Hospitality and transportation workers in the city of SeaTac – which is home to Seattle-Tacoma International Airport – are set to receive the highest minimum wage in the country starting Jan. 1, 2022.
When it rises from the current $16.57 per hour to $17.53 per hour, the minimum wage for those workers will not only top Seattle’s minimum wage – set to increase from $16.69 per hour to $17.27 per hour on Jan. 1 – it will surpass the current highest minimum wage in the country: $17.13 per hour in Emeryville, California, which increases on July 1 of each year.
Earlier this month, the city of SeaTac announced the 5.83 percent increase, which is based on the consumer price index for urban wage earners and clerical workers (CPI-W). The state, which relies on the same federally calculated index, is set to raise its minimum wage from $13.69 per hour to $14.49 per hour on Jan. 1.
In 2021, Washington had the highest minimum wage ($13.69 per hour) among U.S. states, unless you include the other Washington. On July 1, the minimum wage in the District of Columbia rose to $15.20 per hour. The federal minimum wage has been $7.25 per hour since 2009.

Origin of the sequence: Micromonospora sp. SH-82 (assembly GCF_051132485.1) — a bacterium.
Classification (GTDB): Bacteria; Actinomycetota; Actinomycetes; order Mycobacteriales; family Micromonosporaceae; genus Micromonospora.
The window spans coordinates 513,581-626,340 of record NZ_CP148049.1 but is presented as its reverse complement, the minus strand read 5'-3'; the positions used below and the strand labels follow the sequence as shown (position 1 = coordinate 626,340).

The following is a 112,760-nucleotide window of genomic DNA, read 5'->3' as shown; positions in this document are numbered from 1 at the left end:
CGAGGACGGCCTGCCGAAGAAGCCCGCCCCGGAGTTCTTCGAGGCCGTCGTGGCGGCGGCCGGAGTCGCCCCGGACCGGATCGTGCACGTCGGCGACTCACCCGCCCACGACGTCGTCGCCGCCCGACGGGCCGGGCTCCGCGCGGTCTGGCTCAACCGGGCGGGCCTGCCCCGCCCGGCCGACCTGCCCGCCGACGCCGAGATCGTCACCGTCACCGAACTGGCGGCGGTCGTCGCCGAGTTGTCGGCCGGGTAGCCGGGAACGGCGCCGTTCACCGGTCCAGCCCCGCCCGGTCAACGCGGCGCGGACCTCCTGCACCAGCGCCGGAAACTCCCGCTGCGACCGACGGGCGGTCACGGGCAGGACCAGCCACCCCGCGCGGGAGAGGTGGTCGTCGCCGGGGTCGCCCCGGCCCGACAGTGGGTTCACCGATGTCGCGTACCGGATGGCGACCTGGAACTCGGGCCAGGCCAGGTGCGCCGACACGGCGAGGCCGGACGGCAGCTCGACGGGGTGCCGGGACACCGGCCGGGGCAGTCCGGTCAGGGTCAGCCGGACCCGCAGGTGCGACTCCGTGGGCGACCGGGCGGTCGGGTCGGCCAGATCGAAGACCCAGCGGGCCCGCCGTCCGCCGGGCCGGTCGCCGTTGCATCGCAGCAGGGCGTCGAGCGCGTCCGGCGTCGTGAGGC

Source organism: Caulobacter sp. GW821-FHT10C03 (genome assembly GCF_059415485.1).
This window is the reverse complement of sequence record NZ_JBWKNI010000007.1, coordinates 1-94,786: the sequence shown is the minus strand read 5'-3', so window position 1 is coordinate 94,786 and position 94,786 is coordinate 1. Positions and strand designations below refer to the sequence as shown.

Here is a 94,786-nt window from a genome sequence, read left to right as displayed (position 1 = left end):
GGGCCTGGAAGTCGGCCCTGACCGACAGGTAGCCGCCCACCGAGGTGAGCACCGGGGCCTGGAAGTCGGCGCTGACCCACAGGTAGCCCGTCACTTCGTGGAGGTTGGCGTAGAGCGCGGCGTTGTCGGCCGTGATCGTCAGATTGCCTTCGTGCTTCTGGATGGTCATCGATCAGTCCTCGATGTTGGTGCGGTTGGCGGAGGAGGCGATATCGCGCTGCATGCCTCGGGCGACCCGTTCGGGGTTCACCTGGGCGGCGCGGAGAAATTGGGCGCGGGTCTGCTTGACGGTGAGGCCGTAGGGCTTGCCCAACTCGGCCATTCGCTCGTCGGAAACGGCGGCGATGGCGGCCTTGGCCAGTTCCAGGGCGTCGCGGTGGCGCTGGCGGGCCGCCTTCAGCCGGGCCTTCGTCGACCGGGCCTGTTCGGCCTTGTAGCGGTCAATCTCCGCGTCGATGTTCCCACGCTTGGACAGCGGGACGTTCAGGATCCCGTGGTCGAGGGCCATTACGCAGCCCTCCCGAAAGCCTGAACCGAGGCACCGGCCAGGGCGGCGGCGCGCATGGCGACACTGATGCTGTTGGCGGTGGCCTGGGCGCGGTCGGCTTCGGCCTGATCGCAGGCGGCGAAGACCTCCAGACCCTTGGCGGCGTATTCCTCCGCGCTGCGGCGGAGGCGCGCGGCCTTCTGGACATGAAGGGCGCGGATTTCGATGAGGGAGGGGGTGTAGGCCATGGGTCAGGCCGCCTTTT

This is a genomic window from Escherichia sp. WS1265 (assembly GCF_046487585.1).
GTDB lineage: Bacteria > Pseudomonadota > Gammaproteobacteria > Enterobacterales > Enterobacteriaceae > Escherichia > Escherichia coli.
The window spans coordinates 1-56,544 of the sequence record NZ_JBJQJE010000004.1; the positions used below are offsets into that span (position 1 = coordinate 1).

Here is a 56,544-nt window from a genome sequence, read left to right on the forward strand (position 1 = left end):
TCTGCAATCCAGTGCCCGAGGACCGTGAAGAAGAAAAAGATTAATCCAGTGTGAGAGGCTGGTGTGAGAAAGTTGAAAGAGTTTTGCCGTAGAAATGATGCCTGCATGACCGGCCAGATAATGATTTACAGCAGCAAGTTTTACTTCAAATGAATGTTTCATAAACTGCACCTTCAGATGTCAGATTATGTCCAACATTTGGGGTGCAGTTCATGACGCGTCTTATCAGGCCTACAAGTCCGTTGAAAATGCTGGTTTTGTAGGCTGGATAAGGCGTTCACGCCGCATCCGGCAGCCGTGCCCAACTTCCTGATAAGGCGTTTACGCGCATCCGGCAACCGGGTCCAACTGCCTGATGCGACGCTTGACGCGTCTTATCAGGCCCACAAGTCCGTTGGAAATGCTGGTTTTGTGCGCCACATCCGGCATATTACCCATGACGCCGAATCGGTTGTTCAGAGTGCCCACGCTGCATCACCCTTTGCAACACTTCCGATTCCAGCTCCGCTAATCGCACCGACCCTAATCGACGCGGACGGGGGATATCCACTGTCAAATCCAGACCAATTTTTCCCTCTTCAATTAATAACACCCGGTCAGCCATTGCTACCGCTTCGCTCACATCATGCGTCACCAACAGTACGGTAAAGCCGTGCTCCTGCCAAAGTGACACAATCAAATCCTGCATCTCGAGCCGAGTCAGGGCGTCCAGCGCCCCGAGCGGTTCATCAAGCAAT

Primarily due to inflation, this year’s 5.83 percent increase will be the greatest since SeaTac voters approved in 2013 the city’s Minimum Employment Standards ordinance, which took effect Jan. 1, 2014, increasing the minimum wage for hospitality and transportation workers from the 2013 state minimum wage of $9.32 per hour to an even $15 per hour.
In contrast, Seattle’s minimum wage ordinance, which took effect April 1, 2015, took a phased approach, requiring the minimum wage to rise to $15 per hour for all workers by 2021.
After voters narrowly approved the SeaTac ordinance through a ballot measure in 2013, the Washington Restaurant Association, Filo Foods, BF Foods, the Port of Seattle and Alaska Airlines challenged the city’s new ordinance in court, arguing among other things that it should not apply to employers at Sea-Tac Airport.
In August 2015, the state Supreme Court ruled that the ordinance could apply to Sea-Tac Airport “because the Port of Seattle does not show that Proposition 1 would interfere with airport operations.”
Nicholas Johnson (he/him) is an award-winning writer, editor and photographer who grew up in Boulevard Park, graduated from Highline High School and studied journalism at Western Washington University. Send news tips, story ideas and positive vibes to firstname.lastname@example.org.